Rampersad, ArnoldIntroductionsecondary authorsome editionsconfirmed
Reilly, JohnAfterwordsecondary authorsome editionsconfirmed
Solotaroff, TheodoreAfterwordsecondary authorsome editionsconfirmed
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Epigraph
Oggi ancora il mio lamento è ribellione, la mia piaga è piu' grave dei miei sospiri" Libro di Giobbe, 22,3
Even today is my complaint rebellious,
My stroke is heavier than my groaning.
—Job
Dedication
A mia madre- che, quando ero bimbo alle sue ginocchia, m'insegno' l'ammirazione e il rispetto delle cose e degli uomini immaginosi e fantastici.
TO
My Mother
who, when I was a child at her knee, taught me to revere the fanciful and imaginative
First words
Brrrrrrriiiiiiiiiiiiiiiiiinng! An alarm clock clanged in the dark and silent room.
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(Click to show. Warning: May contain spoilers.)
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AR 6.1, 24 Pts
Haiku summary

Amazon.com Amazon.com Review (ISBN 006083756X, Paperback)

Bigger Thomas is doomed, trapped in a downward spiral that will lead to arrest, prison, or death, driven by despair, frustration, poverty, and incomprehension. As a young black man in the Chicago of the '30s, he has no way out of the walls of poverty and racism that surround him, and after he murders a young white woman in a moment of panic, these walls begin to close in. There is no help for him--not from his hapless family; not from liberal do-gooders or from his well-meaning yet naive friend Jan; certainly not from the police, prosecutors, or judges. Bigger is debased, aggressive, dangerous, and a violent criminal. As such, he has no claim upon our compassion or sympathy. And yet...

A more compelling story than Native Son has not been written in the 20th century by an American writer. That is not to say that Richard Wright created a novel free of flaws, but that he wrote the first novel that successfully told the most painful and unvarnished truth about American social and class relations. As Irving Howe asserted in 1963, "The day Native Son appeared, American culture was changed forever. It made impossible a repetition of the old lies [and] brought out into the open, as no one ever had before, the hatred, fear and violence that have crippled and may yet destroy our culture."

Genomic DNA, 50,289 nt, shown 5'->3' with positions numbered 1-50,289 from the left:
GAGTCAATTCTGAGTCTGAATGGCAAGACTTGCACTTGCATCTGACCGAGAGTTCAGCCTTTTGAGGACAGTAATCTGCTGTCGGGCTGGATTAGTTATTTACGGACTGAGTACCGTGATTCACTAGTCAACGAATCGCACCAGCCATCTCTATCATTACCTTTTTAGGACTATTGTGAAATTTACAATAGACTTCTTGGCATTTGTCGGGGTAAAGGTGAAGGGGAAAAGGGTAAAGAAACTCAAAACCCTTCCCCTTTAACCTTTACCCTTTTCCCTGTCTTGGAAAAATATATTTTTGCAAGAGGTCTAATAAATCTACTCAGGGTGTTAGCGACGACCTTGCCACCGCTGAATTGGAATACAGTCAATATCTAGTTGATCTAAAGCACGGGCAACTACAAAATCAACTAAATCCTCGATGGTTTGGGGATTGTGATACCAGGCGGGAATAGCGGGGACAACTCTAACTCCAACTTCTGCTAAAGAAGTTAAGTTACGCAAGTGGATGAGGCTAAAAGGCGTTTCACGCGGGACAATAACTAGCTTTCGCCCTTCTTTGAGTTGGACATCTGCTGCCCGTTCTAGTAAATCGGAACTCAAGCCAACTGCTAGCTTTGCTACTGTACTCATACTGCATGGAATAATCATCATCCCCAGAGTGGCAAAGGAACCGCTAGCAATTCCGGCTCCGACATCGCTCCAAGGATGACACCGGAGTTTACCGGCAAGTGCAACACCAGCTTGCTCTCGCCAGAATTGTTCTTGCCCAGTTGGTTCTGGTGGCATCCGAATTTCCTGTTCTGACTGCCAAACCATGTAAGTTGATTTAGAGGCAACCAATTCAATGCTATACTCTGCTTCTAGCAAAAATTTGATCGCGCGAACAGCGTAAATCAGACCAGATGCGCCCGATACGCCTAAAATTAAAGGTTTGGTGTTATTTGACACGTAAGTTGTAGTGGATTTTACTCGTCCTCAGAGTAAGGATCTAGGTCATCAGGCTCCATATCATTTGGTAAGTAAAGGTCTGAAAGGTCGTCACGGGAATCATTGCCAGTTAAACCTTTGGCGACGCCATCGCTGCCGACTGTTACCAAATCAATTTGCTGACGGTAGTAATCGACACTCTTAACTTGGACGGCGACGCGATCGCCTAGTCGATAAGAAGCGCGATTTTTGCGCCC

Other books had focused on the experience of growing up black in America--including Wright's own highly successful Uncle Tom's Children, a collection of five stories that focused on the victimization of blacks who transgressed the code of racial segregation. But they suffered from what he saw as a kind of lyrical idealism, setting up sympathetic black characters in oppressive situations and evoking the reader's pity. In Native Son, Wright was aiming at something more. In Bigger, he created a character so damaged by racism and poverty, with dreams so perverted, and with human sensibilities so eroded, that he has no claim on the reader's compassion:

"I didn't want to kill," Bigger shouted. "But what I killed for, I am! It must've been pretty deep in me to make me kill! I must have felt it awful hard to murder.... What I killed for must've been good!" Bigger's voice was full of frenzied anguish. "It must have been good! When a man kills, it's for something... I didn't know I was really alive in this world until I felt things hard enough to kill for 'em. It's the truth..."
Wright's genius was that, in preventing us from feeling pity for Bigger, he forced us to confront the hopelessness, misery, and injustice of the society that gave birth to him. --Andrew Himes

(retrieved from Amazon Thu, 12 Mar 2015 18:13:00 -0400)

(see all 7 descriptions)

Trapped in the poverty-stricken ghetto of Chicago's South Side, a young African-American man finds release only in acts of violence.

(summary from another edition)